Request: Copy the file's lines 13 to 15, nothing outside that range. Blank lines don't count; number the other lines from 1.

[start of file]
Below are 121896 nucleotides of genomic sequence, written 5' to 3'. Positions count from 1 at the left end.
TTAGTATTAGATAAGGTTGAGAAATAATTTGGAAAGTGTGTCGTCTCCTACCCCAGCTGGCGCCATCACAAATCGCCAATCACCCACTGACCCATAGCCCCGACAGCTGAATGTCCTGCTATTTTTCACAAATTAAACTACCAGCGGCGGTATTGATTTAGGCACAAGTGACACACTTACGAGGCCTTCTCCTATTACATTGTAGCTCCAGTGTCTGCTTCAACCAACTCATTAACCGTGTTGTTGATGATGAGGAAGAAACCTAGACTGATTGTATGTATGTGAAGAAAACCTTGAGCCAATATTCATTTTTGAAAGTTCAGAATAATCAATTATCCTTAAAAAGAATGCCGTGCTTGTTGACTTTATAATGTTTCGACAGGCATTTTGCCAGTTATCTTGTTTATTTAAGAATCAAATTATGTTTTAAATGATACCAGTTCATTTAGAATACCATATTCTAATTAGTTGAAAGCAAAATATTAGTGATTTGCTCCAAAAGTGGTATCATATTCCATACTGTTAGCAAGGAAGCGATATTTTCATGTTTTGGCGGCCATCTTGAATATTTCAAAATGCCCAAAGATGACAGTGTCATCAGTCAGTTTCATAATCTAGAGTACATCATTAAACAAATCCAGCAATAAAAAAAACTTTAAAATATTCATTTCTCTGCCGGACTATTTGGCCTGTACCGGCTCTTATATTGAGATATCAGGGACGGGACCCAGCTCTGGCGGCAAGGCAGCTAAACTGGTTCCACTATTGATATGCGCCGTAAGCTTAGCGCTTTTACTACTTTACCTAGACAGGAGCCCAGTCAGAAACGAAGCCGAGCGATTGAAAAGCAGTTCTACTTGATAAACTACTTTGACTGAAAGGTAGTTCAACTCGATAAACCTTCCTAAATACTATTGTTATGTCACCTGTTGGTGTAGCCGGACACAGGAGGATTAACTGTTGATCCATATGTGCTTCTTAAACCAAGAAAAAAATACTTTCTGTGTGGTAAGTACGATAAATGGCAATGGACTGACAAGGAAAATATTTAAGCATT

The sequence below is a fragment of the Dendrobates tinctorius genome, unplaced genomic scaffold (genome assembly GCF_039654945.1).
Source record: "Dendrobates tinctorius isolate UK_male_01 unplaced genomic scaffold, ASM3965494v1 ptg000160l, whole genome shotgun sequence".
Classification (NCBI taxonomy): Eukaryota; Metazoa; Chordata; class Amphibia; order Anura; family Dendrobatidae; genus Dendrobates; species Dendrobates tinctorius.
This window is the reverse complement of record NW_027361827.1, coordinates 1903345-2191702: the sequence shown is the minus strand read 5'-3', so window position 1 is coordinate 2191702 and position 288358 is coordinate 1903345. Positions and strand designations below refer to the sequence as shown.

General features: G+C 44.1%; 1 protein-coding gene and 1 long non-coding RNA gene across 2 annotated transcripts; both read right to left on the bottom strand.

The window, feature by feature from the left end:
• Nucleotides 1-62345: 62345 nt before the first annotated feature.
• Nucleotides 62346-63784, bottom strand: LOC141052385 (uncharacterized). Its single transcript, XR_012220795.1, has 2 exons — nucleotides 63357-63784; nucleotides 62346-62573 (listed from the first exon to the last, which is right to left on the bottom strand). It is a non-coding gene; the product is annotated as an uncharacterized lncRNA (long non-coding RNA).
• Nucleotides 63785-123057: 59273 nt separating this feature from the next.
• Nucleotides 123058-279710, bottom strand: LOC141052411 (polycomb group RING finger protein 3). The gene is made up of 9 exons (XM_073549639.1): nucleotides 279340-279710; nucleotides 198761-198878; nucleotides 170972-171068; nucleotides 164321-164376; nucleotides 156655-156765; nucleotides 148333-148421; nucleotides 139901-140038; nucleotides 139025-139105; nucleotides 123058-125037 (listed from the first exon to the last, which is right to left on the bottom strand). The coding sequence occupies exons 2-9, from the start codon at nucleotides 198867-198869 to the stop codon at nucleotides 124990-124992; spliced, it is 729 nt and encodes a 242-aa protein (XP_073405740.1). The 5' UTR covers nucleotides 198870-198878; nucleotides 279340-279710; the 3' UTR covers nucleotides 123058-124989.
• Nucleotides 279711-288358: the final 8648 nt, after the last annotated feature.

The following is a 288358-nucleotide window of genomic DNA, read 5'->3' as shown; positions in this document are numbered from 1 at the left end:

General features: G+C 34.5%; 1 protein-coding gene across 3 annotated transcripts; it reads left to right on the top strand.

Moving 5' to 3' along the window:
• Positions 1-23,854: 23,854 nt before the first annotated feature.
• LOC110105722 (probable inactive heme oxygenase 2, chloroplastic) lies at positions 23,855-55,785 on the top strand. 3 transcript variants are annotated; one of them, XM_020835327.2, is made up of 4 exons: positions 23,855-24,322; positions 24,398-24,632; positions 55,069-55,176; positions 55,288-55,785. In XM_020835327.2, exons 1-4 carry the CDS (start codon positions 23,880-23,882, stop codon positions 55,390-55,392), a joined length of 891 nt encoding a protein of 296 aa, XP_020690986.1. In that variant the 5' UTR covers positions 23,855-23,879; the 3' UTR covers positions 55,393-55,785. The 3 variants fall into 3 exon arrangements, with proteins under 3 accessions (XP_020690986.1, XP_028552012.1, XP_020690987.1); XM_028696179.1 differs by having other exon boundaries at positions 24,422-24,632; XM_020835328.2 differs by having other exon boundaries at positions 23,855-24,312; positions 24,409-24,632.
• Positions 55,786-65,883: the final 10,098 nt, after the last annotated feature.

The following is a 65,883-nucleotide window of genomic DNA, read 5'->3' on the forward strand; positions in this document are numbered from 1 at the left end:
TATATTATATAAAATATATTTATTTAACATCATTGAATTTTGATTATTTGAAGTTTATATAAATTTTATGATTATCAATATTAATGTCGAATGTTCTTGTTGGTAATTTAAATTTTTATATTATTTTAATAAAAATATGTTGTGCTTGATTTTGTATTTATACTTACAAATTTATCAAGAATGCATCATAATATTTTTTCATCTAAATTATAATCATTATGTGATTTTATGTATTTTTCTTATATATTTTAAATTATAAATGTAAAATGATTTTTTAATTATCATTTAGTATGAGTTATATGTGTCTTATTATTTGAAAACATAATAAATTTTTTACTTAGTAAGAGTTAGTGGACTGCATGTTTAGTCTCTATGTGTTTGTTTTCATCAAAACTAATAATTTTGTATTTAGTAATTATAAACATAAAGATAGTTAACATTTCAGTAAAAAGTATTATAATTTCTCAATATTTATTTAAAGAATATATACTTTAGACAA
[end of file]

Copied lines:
• Nucleotides 279711-288358: the final 8648 nt, after the last annotated feature.

The following is a 288358-nucleotide window of genomic DNA, read 5'->3' as shown; positions in this document are numbered from 1 at the left end:

General features: G+C 34.5%; 1 protein-coding gene across 3 annotated transcripts; it reads left to right on the top strand.